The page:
Here’s a question from Tammy S. in Halifax, N.S.:
Q: My baby is 8 weeks old, and seems troubled with painful gas attacks. He draws his knees up and gets red in the face and cries as if he’s in pain. It’s worst in the evenings. I’ve tried eliminating dairy from my diet (he’s breastfeeding) but that doesn’t seem to help. I’ve heard that massage can be helpful but I don’t know how to do it.
A: It’s very common for babies at your son’s stage of development to have colic, Tammy. It’s always a good idea to have them examined by a doctor, but usually it’s not an illness – just a symptom that occurs as their digestive system matures. Massage can indeed be helpful in helping them to pass the uncomfortable gas. You can try this method: First, rub his abdomen from ribcage to diaper, one hand after the other, for a count of 15. Then, take his legs and bend them to his belly and hold for a count of 15. Next, rub his belly in a clockwise motion for 15 seconds (it’s important to rub clockwise, as this follows the direction of the bowel and helps the gas to be moved out). Last, bend his legs to his belly again for 15 seconds. It’s recommended that you repeat this massage session three times a day. Many find that this technique helps them to soil their diaper as you do it, so do it with them lying on a diaper or you may get a surprise! :)
Originally posted 2015-02-24 14:44:50.
Here’s a question from Hillary D. in Hamilton, ON:
Q: My son is now just over 3 months old. He’s been nursing well every 4 hours, but this week he’s been fussy and only settles when I feed him, and that has been every 2 hours instead of every 4. My neighbour said the same thing happened to her, and that it means I’m losing my milk supply! Is this true? Help!
A: No worries, Hillary – it sounds like your son is experiencing a very normal growth spurt! All you need to do is feed him on demand. Your body will respond by making more milk – it’s a perfect “supply-and-demand” system! After a few days, your supply will increase to meet his demand, and you will settle back into a longer spacing between feedings. For now, feed on demand and get lots of nutritious food and fluids yourself!
Originally posted 2014-07-30 13:33:53.
Here’s another question we get frequently…
Q: My baby was born on Friday, and this morning (Monday) I woke up with the feeling that Dolly Parton had taken over my body! My breasts are huge and so sore – is this normal? What can I do? I’m so full that my baby has a hard time latching on.
A: What you’re experiencing, Angie, is very normal. On the third or fourth day after birth, your milk production begins in earnest and the breasts become swollen with milk, and also from increased blood flow and lymph fluids. The best way to spell relief is B-A-B-Y! Be sure to nurse the baby at least every two hours, and gently massage your breast as the baby is feeding. The frequent feeding will help your body to establish the proper supply and demand ratio. Before each feeding, apply a warm moist compress for a couple of minutes to start the milk flowing. If the breast is so full that it is difficult for baby to latch, hand express some milk until the areola (the dark area around the nipple) will soften enough to allow the baby to latch on. If you use a pump to do this, be sure to pump only until the areola is softened – too much pumping will give your body the wrong message and will tell it to increase your milk supply! In between feedings, you can wet and wring out a cloth (a tea towel is a good size), fold it into thirds, and freeze in your freezer. Laying this frozen cloth across your swollen breasts provides wonderful relief! You can also try the midwife’s trick of using a cabbage leaf inside your bra on each breast. The tanic acid in the cabbage (not lettuce!) helps to relieve swelling without decreasing your milk supply. Using these techniques, most engorgement will subside in about 48 hours. Wearing a good supportive nursing bra day and night (no underwires!) will be helpful during engorgement, too.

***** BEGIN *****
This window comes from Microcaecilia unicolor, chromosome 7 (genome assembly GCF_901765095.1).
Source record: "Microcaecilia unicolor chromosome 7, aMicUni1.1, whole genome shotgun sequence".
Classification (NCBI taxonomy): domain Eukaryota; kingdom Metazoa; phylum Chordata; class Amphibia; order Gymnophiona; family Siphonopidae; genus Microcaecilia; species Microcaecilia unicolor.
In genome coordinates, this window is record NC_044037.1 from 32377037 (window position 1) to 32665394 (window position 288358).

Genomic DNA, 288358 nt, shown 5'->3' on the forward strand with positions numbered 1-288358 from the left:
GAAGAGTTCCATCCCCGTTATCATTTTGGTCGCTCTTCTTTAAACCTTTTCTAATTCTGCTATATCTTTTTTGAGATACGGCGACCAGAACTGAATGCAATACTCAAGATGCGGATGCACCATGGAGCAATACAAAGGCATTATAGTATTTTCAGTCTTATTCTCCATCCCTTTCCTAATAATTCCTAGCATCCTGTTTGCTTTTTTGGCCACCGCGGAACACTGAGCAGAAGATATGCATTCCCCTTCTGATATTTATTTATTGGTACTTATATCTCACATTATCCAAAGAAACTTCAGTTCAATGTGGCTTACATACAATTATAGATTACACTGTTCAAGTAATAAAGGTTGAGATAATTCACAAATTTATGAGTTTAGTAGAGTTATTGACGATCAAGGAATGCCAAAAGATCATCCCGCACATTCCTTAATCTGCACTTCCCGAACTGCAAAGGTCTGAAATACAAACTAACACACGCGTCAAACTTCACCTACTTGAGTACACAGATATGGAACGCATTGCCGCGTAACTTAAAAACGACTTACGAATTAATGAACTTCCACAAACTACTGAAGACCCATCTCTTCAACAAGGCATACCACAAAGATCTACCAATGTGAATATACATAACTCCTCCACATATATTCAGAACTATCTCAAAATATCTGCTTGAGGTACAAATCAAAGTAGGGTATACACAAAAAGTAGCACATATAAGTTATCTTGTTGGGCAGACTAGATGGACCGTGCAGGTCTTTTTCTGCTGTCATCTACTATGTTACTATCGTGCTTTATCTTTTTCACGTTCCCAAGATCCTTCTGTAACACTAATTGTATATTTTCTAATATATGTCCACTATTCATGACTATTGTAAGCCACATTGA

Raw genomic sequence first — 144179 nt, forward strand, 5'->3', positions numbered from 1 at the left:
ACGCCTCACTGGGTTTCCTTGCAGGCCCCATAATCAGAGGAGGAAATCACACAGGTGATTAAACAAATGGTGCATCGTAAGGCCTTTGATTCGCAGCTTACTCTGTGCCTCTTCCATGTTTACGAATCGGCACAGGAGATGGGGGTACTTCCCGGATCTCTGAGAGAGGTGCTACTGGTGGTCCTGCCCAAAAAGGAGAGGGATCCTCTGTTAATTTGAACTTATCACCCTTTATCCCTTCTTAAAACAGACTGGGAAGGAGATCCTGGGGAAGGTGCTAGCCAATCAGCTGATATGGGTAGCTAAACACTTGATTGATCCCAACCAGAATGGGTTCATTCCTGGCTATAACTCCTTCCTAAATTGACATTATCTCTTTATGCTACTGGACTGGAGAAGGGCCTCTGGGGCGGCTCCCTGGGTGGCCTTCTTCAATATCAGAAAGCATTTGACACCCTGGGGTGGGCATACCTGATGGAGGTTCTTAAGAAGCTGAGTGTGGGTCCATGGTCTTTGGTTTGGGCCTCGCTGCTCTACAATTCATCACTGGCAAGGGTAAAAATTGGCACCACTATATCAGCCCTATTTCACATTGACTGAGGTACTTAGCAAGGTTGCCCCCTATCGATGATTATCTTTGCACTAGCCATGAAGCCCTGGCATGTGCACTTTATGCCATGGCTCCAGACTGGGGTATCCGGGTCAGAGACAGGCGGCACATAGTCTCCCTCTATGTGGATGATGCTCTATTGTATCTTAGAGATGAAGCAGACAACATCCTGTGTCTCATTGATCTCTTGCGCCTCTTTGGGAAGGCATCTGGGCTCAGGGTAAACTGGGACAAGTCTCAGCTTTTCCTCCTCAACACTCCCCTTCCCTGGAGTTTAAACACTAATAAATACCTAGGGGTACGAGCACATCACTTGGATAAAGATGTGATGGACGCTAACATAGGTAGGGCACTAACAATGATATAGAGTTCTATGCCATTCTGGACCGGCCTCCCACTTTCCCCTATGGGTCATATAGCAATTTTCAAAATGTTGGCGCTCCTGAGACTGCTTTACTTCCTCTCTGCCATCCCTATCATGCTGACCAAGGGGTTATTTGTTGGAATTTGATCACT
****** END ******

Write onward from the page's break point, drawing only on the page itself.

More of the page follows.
Originally posted 2016-11-07 18:12:49.
Here’s a question from Asha in Brampton, ON:
Q: Someone told me that breastfeeding makes babies more intelligent – can that be true?
A: Yes, Asha, we’ve known for a long time that the fat in breastmilk is perfect for the development of the human brain (which, incidentally, is comprised of about 60% fat!). Research is now showing that children who were breastfed for at least 6 months grow into adults who score close to four points higher on IQ tests, attend school for a year longer and made 15% more money at age 30! These were the findings of a recent study of nearly 6,000 babies. Interestingly enough, the study’s lead researcher, Dr. Bernardo Lessa Horta from the Federal University of Pelotas in Brazil noted that “What is unique about this study is the fact that, in the population we studied, breastfeeding was not more common among highly educated, high-income women, but was evenly distributed by social class.”
One more great reason to breastfeed your baby!
Nancy Lahn RN
Developer of the Cozy Cuddles Nursing Pillow
Originally posted 2015-04-14 15:58:57.